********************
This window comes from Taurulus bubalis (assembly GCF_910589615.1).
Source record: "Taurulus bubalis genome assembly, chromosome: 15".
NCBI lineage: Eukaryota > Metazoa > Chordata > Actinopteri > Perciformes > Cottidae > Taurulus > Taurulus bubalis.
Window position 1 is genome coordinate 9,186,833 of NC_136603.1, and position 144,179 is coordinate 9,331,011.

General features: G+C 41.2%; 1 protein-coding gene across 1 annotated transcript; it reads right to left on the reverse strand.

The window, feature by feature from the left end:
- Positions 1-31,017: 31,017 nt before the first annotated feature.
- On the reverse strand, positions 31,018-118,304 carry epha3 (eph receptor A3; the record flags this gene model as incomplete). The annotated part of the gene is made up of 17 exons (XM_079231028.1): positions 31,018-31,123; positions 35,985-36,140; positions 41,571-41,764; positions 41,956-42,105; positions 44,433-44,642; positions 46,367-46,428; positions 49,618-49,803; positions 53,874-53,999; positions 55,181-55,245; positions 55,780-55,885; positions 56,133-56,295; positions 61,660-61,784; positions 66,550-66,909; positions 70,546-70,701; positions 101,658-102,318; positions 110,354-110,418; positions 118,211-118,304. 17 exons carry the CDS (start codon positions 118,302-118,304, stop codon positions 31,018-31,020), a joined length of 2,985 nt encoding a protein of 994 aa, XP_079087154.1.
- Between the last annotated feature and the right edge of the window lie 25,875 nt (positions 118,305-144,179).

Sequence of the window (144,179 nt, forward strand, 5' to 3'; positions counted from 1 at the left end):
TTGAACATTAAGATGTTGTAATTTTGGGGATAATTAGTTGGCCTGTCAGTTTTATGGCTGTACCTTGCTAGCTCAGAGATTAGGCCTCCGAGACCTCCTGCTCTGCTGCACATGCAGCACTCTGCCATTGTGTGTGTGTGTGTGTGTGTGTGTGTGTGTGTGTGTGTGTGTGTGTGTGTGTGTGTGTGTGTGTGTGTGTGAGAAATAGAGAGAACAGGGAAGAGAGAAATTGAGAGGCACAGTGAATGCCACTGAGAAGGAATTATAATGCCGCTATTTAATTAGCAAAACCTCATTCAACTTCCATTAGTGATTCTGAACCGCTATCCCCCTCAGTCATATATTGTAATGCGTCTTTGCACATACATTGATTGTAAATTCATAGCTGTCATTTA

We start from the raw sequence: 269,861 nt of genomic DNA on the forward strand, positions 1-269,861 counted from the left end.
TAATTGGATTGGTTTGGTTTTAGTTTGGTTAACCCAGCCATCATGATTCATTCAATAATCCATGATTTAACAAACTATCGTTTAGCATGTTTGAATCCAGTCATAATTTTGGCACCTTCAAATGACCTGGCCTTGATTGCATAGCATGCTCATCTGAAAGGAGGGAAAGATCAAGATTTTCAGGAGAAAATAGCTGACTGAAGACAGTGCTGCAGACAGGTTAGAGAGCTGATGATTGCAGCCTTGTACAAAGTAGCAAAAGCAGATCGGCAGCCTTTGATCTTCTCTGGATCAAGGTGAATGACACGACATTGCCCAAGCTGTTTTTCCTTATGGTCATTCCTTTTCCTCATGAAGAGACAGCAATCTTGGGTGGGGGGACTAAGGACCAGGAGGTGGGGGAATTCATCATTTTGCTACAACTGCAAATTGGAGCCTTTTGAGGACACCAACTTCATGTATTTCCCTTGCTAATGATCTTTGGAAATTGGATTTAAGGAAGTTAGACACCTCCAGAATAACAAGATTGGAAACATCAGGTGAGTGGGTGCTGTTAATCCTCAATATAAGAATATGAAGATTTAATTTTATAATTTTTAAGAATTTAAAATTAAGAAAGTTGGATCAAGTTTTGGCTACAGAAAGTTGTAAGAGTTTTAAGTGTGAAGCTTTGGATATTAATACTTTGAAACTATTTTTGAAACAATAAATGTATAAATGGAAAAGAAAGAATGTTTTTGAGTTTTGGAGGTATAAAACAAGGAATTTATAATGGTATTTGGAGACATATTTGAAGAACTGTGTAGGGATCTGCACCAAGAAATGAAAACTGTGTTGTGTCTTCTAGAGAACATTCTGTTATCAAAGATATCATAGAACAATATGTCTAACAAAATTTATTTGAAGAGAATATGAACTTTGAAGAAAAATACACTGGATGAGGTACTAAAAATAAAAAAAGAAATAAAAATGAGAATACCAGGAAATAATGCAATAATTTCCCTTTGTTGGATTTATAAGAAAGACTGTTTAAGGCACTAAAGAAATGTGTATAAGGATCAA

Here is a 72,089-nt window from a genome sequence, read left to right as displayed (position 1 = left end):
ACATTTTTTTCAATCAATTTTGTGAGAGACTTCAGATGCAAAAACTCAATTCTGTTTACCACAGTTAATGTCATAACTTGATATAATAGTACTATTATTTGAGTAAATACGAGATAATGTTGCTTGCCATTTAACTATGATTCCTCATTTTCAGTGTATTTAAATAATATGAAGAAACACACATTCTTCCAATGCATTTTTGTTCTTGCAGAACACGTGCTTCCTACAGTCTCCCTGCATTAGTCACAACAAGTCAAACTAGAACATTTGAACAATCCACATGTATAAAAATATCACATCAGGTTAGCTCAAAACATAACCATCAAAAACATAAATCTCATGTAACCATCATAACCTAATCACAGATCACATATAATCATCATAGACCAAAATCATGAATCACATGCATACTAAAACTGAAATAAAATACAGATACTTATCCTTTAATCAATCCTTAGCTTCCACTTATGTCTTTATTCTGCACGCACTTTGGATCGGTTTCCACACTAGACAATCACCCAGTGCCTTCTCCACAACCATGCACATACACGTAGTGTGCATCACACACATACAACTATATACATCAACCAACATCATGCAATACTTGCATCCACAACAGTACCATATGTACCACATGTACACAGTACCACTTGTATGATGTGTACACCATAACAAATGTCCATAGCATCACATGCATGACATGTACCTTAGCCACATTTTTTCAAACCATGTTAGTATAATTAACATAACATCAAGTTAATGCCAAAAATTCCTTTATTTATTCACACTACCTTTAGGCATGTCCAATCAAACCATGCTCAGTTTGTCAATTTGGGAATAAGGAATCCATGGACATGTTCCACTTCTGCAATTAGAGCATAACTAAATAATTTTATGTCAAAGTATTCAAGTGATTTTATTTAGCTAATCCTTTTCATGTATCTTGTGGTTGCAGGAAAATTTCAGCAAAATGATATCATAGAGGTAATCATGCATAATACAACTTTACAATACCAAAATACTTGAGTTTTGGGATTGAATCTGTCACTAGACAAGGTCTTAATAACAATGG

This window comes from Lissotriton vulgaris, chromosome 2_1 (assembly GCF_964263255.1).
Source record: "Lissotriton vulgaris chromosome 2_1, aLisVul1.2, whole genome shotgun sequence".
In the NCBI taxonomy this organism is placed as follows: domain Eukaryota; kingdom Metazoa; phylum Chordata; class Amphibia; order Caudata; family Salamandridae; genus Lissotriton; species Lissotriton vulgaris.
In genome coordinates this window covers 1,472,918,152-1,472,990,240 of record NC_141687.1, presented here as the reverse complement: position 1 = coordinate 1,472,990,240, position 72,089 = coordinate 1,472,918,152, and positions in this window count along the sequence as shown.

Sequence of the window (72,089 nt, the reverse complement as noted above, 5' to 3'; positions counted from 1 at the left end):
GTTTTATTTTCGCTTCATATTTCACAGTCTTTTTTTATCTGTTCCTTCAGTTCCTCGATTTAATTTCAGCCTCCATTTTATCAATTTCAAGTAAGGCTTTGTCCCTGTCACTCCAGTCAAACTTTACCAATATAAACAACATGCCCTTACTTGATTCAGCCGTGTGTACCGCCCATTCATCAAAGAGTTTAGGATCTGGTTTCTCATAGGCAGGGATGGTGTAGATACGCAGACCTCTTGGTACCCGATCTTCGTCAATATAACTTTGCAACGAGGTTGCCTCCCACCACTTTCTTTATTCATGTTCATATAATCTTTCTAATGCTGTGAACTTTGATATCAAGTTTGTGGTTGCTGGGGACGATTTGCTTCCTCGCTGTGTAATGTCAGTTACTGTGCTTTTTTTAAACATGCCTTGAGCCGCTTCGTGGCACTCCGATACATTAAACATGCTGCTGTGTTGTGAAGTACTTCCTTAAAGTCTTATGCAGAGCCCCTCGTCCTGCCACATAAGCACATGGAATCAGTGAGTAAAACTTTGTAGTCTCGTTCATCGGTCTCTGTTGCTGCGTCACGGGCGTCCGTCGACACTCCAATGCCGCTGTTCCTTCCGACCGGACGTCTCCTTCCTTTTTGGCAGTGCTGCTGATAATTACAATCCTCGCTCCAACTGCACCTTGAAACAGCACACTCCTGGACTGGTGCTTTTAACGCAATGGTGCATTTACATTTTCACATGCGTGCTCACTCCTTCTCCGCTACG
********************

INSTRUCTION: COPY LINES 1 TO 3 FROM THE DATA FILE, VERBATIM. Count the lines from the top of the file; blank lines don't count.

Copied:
This window comes from Taurulus bubalis (assembly GCF_910589615.1).
Source record: "Taurulus bubalis genome assembly, chromosome: 15".
NCBI lineage: Eukaryota > Metazoa > Chordata > Actinopteri > Perciformes > Cottidae > Taurulus > Taurulus bubalis.